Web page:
FIG. 4 provides an expanded view of the remote control 204, including the camera 208, the microphone 209, the transmitter 210, and the “cam” button 206. In addition, FIG. 4 illustrates an activity indicator 402, which illuminates or otherwise signals the user when the camera 208 and/or microphone 209 is active. The activity indicator 402 may be embodied as an LED (light-emitting diode) or other suitable indicator. As illustrated, the remote control 204 may include a number of other buttons or controls, such as an “accept” button 406, a “reject” button 408, and a “switch” button 410, the functions of which are described below.
Those skilled in the art will recognize that the various components of the remote control 204 may be positioned in different locations for ergonomics and ease-of-use. For example, the camera 208, “cam” button 206, and activity indicator 402 may be disposed at any convenient and ergonomic location within the remote control 204.
Referring now to FIG. 5, there is shown an alternative interactive television system 500 according to an embodiment of the invention. The television system 500 differs primarily from the television system 200 of FIG. 2 in that the camera 208 and microphone 209 are disposed within a STB 502 rather than a remote control 504.
In the illustrated embodiment, the remote control 504 includes an infrared (IR) transmitter 506 for sending control signals to an IR receiver 508 within the STB 502 and/or the television 202. In alternative embodiments, however, the transmitter may use RF, VHF, UHF, microwave, or other frequencies. In one embodiment, the remote control 504 also includes a “cam” button 206 for enabling remote operation of the camera 208 and/or the microphone 209 disposed within the STB 502.
Referring to FIG. 6, there is shown an expanded block diagram of the STB 502. The converter 214, the storage interface 302, the digital storage device 304, the RAM 306, the ROM 308, and the controller 310 function as previously described with reference to FIG. 3. However, the STB 502 includes a camera 208 and a microphone 209, which are depicted as being in communication with the bus 312. In addition, the STB 502 is depicted as including an activity indicator 402 for visually indicating to a user when the camera 208 is active.
FIG. 7 provides an expanded view of the remote control 504, including the IR transmitter 506, the “cam” button 206, the “accept” button 406 and the “reject” button 408. The remote control 504 may also include a separate activity indicator 402 in addition to the indicator 504 in the STB 502. Those skilled in the art will recognize that the various components of the remote control 504 may be positioned in different locations for convenience and ergonomics.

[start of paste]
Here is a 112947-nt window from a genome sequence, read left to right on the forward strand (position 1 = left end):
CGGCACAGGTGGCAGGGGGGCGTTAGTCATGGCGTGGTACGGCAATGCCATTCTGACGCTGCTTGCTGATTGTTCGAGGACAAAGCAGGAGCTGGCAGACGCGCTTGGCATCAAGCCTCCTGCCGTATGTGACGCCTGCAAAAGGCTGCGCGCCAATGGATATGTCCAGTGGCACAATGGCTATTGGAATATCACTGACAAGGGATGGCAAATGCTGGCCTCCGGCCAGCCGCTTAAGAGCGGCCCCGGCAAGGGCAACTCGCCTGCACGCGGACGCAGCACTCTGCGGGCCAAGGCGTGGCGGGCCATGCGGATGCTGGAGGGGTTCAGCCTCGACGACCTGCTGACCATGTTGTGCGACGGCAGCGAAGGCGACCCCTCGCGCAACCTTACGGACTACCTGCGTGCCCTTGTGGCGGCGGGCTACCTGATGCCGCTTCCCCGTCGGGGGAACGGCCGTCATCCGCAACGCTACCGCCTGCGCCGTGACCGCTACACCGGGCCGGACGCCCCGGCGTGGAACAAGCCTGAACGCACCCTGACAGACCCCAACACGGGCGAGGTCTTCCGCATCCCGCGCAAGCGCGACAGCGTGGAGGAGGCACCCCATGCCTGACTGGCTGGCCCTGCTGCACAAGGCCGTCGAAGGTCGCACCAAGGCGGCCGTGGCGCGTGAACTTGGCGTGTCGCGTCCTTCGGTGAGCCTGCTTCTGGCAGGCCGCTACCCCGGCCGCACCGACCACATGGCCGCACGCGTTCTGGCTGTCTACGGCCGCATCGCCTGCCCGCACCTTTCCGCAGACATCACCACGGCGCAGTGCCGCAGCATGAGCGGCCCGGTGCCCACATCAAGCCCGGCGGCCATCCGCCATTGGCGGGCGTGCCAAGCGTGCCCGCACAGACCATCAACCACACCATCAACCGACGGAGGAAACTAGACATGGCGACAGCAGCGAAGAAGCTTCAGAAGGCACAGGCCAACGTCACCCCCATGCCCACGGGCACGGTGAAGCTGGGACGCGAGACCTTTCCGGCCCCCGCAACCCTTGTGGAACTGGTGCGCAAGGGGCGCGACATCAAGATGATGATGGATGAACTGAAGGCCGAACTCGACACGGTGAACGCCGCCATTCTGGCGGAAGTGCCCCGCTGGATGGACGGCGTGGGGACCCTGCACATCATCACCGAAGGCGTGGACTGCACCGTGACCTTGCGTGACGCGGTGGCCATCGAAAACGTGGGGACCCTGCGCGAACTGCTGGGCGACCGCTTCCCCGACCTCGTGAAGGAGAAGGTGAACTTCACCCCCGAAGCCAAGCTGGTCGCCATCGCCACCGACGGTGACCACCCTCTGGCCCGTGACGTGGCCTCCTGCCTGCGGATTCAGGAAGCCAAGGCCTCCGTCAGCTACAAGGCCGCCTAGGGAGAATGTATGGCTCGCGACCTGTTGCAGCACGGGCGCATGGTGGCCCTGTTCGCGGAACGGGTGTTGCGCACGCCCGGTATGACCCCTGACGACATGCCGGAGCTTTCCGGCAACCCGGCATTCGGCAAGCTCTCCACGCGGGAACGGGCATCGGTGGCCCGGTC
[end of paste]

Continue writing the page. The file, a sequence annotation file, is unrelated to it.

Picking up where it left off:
In yet another alternative embodiment, the remote control 504 and the STB 502 may both be configured with a camera 208 and/or a microphone 209. This would allow a user to select between a camera 208 disposed locally on the remote control 504 and a camera 208 disposed remotely on the STB 102. Thus, a user may conveniently switch between a stationary camera 208 at a fixed distance or a remote-mounted camera 208 that is highly mobile, depending on the subject to be viewed. In one embodiment, the “switch” button 410 of FIG. 4 may be used for this purpose.
FIG. 8 is a flowchart of a method 800 for video and audio capture and communication according to an embodiment of the invention. The method 800 begins when a user of a first STB 102 selects 802 a second STB 102 (or set of STBs 102) in the network 100 to receive a video/audio transmission. The selection may be performed by entering an identification of the second STB 102 or a user thereof by means the remote control 204. If a user's name is specified, for example, the first STB 102 may access a name server or directory (not shown) to retrieve a corresponding address of the second STB 102. In one embodiment, the first STB 102 may contain a local directory of addresses to which the user frequently sends video/audio transmissions.
Once the first STB 102 has a valid address, it sends a request across the network 100 to the second STB 102. The precise format of the request is not crucial to the invention, but the request should indicate to the second STB 102 that the user of the first STB 102 desires to send a video/audio transmission.
In response to the request, the second STB 102 generates a notification, such as a text message or icon, for display on the corresponding television 202 to notify the user of the second STB 102 of the video/audio transmission. Alternatively, the notification may take the form of an audio signal that is played on a speaker (not shown) in the STB 102 or the television 202.
If the second STB 102 is off-line or otherwise not available, the first STB 102 may wait until a timeout period has expired, after which it notifies the user that the audio/video transmission cannot be sent. Likewise, if the user of the second STB 102 does not respond, or refuses to receive the transmission (by means of the “reject” button 408 of FIG. 4, for example) a not-available signal may be returned to the first STB 102.
If the user of the second STB 102 wishes to receive the video/audio transmission, she may press a suitable button the remote control 204, such as the “accept” button 406 of FIG. 4, which results in an acceptance signal being returned to the first STB 102. In one embodiment, the first STB 102 generates, in response to receiving the acceptance signal, a video or audio acceptance message to notify the user that permission for the video/audio transmission has been granted.